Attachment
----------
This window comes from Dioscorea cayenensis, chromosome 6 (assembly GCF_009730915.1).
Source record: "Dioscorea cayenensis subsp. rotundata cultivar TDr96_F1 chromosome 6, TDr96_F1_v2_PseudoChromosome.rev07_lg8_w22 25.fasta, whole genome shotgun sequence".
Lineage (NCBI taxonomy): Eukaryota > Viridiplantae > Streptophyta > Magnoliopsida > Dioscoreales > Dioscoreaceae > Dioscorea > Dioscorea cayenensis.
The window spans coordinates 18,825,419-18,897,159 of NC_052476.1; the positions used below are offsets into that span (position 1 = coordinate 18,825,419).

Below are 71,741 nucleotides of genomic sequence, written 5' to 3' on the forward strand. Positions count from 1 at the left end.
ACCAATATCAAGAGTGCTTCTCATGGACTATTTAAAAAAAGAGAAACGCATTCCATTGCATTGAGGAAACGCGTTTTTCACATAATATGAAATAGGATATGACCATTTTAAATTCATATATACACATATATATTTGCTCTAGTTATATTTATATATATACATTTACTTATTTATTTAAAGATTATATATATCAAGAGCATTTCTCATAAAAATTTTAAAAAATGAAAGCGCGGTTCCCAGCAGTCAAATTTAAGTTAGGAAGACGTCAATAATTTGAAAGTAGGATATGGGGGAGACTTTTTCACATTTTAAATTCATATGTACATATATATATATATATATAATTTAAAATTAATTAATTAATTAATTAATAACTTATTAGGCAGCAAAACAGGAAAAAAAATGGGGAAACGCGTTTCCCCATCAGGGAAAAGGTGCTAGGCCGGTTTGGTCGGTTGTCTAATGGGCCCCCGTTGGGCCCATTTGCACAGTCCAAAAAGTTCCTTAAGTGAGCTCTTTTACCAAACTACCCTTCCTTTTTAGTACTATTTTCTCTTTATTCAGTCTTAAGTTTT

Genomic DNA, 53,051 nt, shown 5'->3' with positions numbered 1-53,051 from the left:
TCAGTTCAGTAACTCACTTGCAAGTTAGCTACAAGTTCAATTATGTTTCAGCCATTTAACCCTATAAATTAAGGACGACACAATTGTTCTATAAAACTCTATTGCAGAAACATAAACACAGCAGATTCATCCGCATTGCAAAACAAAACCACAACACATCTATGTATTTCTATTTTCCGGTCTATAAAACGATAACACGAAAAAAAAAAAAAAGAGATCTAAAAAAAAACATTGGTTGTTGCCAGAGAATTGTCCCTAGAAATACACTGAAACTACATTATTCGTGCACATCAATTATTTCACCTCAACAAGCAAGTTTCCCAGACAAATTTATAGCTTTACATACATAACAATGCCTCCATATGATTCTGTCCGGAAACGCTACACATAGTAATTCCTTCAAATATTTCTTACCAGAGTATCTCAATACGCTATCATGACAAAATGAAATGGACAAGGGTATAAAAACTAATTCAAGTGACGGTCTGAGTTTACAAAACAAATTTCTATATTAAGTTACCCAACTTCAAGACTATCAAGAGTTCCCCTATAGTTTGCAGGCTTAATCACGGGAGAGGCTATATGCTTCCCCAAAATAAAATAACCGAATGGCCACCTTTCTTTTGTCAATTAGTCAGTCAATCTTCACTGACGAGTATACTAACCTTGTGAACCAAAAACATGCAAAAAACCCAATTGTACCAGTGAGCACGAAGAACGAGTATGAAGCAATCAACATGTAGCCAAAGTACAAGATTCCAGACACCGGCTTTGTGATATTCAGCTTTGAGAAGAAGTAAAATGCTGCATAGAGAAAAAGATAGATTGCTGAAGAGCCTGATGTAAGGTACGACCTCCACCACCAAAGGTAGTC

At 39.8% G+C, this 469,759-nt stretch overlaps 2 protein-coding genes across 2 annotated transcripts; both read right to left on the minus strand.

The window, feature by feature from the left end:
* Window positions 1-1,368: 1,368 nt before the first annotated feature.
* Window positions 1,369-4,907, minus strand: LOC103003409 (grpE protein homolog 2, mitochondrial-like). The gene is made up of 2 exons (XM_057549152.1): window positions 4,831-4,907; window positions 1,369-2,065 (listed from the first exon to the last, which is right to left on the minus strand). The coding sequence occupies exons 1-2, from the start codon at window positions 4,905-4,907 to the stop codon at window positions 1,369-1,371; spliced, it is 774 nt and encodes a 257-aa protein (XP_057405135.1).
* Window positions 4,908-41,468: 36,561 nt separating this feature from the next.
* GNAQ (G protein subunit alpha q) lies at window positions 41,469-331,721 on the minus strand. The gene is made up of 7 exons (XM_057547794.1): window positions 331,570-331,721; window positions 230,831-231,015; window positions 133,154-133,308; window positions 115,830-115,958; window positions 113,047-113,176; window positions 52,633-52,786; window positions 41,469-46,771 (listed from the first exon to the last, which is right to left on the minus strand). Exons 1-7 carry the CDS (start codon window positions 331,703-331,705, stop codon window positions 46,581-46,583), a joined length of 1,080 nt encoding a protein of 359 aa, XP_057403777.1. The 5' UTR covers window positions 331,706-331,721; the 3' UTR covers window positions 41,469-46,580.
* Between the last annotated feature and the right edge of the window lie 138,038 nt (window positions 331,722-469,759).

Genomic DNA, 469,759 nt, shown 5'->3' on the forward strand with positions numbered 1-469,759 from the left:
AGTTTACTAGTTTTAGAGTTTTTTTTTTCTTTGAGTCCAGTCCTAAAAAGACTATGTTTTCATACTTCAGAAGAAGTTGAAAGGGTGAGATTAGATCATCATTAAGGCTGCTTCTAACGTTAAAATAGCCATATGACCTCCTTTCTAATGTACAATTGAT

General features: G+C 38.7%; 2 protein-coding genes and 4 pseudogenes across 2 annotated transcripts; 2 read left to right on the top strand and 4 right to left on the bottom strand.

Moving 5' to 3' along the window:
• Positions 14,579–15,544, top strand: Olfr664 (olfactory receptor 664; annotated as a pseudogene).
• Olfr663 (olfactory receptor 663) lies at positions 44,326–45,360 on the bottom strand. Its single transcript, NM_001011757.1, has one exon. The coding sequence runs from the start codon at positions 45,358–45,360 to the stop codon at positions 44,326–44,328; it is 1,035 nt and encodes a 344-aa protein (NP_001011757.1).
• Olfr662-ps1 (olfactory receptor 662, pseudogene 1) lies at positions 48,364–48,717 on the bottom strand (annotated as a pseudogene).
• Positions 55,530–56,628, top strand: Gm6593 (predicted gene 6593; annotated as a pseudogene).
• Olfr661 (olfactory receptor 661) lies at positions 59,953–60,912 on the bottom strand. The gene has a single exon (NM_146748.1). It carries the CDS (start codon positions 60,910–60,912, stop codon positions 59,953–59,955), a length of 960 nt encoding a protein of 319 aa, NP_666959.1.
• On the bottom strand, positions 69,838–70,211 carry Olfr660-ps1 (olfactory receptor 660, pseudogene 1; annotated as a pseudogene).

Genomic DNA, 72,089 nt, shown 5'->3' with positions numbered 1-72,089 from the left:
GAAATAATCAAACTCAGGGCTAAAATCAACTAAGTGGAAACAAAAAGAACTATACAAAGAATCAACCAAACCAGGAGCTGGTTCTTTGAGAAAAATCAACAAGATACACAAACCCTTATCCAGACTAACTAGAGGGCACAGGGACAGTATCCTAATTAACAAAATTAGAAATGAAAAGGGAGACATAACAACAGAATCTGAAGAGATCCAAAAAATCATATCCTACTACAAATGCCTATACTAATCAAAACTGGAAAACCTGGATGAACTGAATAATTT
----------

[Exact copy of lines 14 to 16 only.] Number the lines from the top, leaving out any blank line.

* GNAQ (G protein subunit alpha q) lies at window positions 41,469-331,721 on the minus strand. The gene is made up of 7 exons (XM_057547794.1): window positions 331,570-331,721; window positions 230,831-231,015; window positions 133,154-133,308; window positions 115,830-115,958; window positions 113,047-113,176; window positions 52,633-52,786; window positions 41,469-46,771 (listed from the first exon to the last, which is right to left on the minus strand). Exons 1-7 carry the CDS (start codon window positions 331,703-331,705, stop codon window positions 46,581-46,583), a joined length of 1,080 nt encoding a protein of 359 aa, XP_057403777.1. The 5' UTR covers window positions 331,706-331,721; the 3' UTR covers window positions 41,469-46,580.
* Between the last annotated feature and the right edge of the window lie 138,038 nt (window positions 331,722-469,759).

Genomic DNA, 469,759 nt, shown 5'->3' on the forward strand with positions numbered 1-469,759 from the left: